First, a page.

Social media is constantly changing. Each network has its own strategy and features, and it can be hard to keep up with the latest news. Never fear! We’ve got your monthly update, all in one place, so you can be prepared for what’s next in social media!
Here’s what you need to know about what’s next in social media from January 2015:
Facebook’s Place Tips
In late January, Facebook unveiled a location-based recommendation feature called Place Tips. When Facebook users with enabled GPS/wi-fi settings are close to a location that Facebook believes they would like, they’ll receive a notification in their News Feeds. The notification itself directs users to access reviews, photos and posts from friends who have visited the location, making the information more personalized and relevant. This feature is part of the main Facebook app, not a spin-off app like Messenger or Groups.
Twitter “While You Were Away” feature
For Apple iOS users, Twitter has added a new feature that recaps tweets you may have missed since the last time you used the Twitter app. Because users who do not sign in or use the app often may miss tweets as they appear chronologically, Twitter’s new feature displays the top tweets for you based on an algorithm that takes into account user habits and engagement. The goal for this feature is to connect with users – even when they aren’t using the app – and boost engagement.
New Pinterest search filters
Pinterest’s internal search feature has evolved once again to display personalized results based on users’ gender selections. In an effort to get more men using the female-dominated social network, Pinterest has made this change to maximize its usefulness for men. When you create a profile, you’re asked to select whether you’re male or female; this filter is based on that original selection. This filter, in addition to other filters in Pinterest’s guided search, can be turned on or off at will – meaning that female users can still search men’s products, and vice versa.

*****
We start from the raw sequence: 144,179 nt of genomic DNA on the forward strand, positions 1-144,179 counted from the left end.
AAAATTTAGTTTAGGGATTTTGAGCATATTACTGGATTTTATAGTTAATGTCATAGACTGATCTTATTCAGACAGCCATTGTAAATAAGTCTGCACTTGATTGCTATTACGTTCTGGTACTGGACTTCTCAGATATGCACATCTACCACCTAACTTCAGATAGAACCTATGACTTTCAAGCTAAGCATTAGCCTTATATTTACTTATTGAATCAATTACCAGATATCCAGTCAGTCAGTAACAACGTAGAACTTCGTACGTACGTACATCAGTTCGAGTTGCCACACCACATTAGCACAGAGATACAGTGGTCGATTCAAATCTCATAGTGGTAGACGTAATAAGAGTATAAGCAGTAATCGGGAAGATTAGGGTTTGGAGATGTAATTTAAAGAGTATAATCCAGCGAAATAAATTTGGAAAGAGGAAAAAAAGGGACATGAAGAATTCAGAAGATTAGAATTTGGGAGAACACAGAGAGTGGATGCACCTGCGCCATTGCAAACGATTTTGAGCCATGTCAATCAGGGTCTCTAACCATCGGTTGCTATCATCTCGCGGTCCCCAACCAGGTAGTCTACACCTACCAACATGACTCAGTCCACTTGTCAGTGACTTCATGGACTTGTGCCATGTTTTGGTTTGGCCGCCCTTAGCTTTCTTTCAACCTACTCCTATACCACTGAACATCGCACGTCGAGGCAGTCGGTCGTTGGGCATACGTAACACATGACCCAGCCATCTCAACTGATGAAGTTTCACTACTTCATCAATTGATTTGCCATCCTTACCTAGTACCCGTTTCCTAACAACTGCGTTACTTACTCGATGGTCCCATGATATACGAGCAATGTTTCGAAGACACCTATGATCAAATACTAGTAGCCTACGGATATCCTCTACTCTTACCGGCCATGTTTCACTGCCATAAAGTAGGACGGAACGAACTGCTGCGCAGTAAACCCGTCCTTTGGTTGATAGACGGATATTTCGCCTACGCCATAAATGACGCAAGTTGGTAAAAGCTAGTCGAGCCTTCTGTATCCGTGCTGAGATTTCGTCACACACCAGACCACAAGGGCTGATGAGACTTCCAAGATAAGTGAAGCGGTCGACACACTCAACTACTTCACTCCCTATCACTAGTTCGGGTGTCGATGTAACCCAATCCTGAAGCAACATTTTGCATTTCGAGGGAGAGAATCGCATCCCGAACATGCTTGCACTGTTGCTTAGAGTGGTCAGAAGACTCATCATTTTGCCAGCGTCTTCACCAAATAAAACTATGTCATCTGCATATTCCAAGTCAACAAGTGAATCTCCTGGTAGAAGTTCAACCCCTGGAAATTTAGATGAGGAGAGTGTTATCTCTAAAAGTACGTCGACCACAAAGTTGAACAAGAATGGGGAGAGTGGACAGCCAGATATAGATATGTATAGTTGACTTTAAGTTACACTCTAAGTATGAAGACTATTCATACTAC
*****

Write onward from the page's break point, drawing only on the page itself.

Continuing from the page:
Snapchat’s Discover tab
If your business has been ignoring Snapchat, now might be the time to start paying attention! Snapchat recently released their latest feature, called Discover. Separate from the user-generated content on Snapchat, Discover connects brands and media companies with Snapchat users. The branded content in the Discover feature is short summarizations in the form of text, photo and/or video, and it’s updated every 24 hours so that the content is only available for a short period of time.
- Social networks are working hard to become more personal. Facebook’s Place Tips feature is combining location-based data with personal recommendations from your network, making the feature both more relevant (you’re close to this location) and more personal (recommendations are from your friends). Pinterest’s new search filters seek to accomplish the same goal: your search results are getting closer and closer to meeting your exact need at the moment you hit the ‘Search’ button. Think about how your business can be more personal and relevant to your customers and potential clients.
- Social networks can reach you even if you don’t log in. Gone are the days where not signing in or using a social network meant that you could ignore it! Social networks are getting smarter about drawing you back through various methods, but Twitter’s iOS feature is one of the best examples. As Twitter is already a mobile-heavy social network, the decision to target users on their phones (in addition to email notifications) is a great way to get users back in. Think about how you can reach prospects who have stopped engaging with your brand through alternative channels.
- Social networks can break their own rules. When Snapchat was first launched, many in the marketing industry dismissed it as a messaging app for teens. Snapchat has since grown to capture more demographics and incorporate paid media. What had been seen as a silly app has now secured contracts with major partners like CNN, ESPN, Cosmopolitan, Food Network and National Geographic. Social networks can break their own rules, so it may be time your business thinks about your next big innovation.